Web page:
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A study published Tuesday in the journal Nature Communications provides a glimmer of hope on meeting the Paris Agreement’s greenhouse gas emissions targets globally. According to the study, if we begin right now, and “carbon-intensive infrastructure is phased out at the end of its design lifetime from the end of 2018, there is a 64% chance that peak global mean temperature rise remains below 1.5 °C.” In other words, if we stop building new “carbon intensive” power plants and phase out the old ones and also cars and airplanes that run on conventional gasoline — not shut them down now, but instead at the end of their “lifetimes,” then we have better than 50/50 odds of keeping our emissions at the level to achieve the Paris targets. This means going to a zero-carbon energy scenario in forty years.
Ecowatch further explained that the “researchers made the following assumptions about what a fast, medium and slow phaseout beginning at the end of 2018 would mean:
Power plants and industrial infrastructure like cement kilns would end their lifespans within 30, 40 or 50 years.
Planes and ships would end their lifespans within 21, 26 or 31 years.
Cars would end their lifespan within 12.7, 15.6 or 18 years.
The researchers used computer models to look at various scenarios. According to The Guardian, if we delay taking these actions until 2030, the odds of making the Paris Agreement targets decline to only 33%.
Why This Matters:Realistically, it is unlikely that everywhere all over the globe we can phase out fossil fuels entirely and cut meat consumption sufficiently within 40 years to achieve the 1.5-degree targets. That is essentially what the experts have been saying for months now — including the UN Climate Science Expert Panel as well as the U.S. government’s climate science experts. But, but, but …. this study is helpful in providing hope and a realistic path forward so that we can come close to the targets by just phasing out our current “addiction” to fossil fuels. We don’t have to undergo tremendous economic upheaval — just gradually shift away from oil and gas and coal as the lifetimes of these systems end. We are already seeing that happen as coal plants are being retired now and replaced with renewable energy plants. We just have to stiffen our resolve to make these changes as they come.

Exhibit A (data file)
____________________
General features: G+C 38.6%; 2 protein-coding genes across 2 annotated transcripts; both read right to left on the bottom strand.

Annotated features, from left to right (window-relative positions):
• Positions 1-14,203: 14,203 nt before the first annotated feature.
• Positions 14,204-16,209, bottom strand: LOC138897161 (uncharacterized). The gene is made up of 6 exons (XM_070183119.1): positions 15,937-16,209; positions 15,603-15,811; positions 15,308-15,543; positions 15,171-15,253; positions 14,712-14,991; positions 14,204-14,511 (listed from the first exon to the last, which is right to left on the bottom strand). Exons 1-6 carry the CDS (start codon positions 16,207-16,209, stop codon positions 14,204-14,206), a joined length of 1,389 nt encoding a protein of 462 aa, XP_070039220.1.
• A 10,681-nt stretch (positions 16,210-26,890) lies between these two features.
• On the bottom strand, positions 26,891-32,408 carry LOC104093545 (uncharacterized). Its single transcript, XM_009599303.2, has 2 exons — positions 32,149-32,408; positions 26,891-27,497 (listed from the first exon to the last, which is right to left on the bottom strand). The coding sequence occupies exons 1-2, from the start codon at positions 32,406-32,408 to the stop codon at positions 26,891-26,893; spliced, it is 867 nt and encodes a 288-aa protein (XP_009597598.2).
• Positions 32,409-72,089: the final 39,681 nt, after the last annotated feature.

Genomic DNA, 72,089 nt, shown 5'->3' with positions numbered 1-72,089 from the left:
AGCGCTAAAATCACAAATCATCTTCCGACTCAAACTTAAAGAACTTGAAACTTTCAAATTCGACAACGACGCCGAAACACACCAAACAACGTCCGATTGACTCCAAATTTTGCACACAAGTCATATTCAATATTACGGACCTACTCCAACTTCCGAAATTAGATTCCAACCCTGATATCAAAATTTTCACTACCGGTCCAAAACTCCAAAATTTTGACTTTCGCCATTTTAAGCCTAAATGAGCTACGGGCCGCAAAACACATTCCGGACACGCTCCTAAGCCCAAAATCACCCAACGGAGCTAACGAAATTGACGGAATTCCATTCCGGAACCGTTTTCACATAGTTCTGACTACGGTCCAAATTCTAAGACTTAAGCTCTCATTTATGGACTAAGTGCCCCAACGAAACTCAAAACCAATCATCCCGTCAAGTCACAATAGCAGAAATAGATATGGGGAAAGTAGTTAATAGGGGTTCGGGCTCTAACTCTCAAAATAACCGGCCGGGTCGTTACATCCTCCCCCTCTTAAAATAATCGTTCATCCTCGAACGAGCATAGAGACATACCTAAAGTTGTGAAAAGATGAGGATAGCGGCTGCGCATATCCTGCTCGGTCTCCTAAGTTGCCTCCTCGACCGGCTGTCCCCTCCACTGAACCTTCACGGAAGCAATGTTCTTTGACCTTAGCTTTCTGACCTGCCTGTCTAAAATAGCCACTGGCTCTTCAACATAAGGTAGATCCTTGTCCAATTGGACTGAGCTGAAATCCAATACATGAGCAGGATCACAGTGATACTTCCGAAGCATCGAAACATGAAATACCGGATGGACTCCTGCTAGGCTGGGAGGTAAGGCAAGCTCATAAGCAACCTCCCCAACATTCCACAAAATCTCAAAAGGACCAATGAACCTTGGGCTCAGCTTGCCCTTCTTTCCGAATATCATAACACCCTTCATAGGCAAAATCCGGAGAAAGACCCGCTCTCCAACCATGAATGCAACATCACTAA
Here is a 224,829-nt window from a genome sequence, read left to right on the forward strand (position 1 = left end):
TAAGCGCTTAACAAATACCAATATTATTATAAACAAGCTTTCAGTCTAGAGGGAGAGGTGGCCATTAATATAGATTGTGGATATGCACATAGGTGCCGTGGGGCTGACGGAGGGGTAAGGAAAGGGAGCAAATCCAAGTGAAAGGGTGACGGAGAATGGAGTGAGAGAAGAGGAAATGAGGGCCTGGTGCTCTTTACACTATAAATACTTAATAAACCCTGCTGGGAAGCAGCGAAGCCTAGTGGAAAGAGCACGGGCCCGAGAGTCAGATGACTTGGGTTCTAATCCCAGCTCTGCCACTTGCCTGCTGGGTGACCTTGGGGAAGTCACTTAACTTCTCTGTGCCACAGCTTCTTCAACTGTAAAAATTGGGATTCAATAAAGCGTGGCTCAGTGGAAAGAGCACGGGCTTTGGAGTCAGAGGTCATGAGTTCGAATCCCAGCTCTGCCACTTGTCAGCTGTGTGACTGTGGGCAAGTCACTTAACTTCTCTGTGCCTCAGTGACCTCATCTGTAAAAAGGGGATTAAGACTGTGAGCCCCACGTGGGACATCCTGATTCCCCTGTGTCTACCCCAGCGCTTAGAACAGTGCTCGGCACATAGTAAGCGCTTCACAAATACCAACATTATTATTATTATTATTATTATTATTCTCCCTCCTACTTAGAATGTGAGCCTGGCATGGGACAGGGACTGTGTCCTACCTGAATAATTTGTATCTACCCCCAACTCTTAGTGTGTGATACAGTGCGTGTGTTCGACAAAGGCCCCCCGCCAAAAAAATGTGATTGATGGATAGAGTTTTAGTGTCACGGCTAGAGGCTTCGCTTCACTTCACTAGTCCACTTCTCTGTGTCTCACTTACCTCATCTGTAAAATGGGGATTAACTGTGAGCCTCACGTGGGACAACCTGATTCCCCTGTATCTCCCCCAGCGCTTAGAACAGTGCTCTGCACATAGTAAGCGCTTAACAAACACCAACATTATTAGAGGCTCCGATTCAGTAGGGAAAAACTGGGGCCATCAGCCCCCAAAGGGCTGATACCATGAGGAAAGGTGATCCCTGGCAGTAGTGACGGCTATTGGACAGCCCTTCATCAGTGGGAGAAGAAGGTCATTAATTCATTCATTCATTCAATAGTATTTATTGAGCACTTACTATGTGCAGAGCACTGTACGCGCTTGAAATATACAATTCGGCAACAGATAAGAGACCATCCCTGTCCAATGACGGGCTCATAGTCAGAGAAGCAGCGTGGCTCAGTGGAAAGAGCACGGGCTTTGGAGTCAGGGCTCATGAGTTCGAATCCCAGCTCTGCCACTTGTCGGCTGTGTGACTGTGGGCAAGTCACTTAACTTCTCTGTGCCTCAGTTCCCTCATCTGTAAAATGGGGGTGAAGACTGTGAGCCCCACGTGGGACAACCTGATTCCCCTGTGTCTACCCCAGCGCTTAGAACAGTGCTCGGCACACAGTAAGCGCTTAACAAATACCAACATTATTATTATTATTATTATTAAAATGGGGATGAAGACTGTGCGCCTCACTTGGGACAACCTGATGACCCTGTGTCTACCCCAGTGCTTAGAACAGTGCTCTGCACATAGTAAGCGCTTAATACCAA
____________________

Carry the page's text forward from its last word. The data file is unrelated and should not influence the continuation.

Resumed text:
by Natasha Lasky, ODP Staff Writer A new report from the State Energy and Environmental Impact Center at NYU School of Law reveals that bold state leadership has been the primary source of progress in the United States’ response to the climate crisis, particularly in the absence of federal action in recent years. NYU’s findings […]
by Amy Lupica, ODP Staff Writer U.S. Climate Envoy John Kerry will be the first Biden administration official to visit China, leading up to President Biden’s virtual Earth Day Leaders Summit. Kerry will be visiting Shanghai and Seoul, South Korea, to discuss “raising global climate ambition” with government officials. Kerry has told reporters that he is “hopeful [but] not confident at […]
On Monday, The New York Times (NYT) and The Wall Street Journal (WSJ) published extensive editorials on the climate provisions of President Biden’s American Jobs Plan. The two headlines say it all. The NYT’s read “Trump Abandoned the Climate. This Is Biden’s Moment,” while the WSJ’s called the plan “The Green New Deal, In Disguise.” […]
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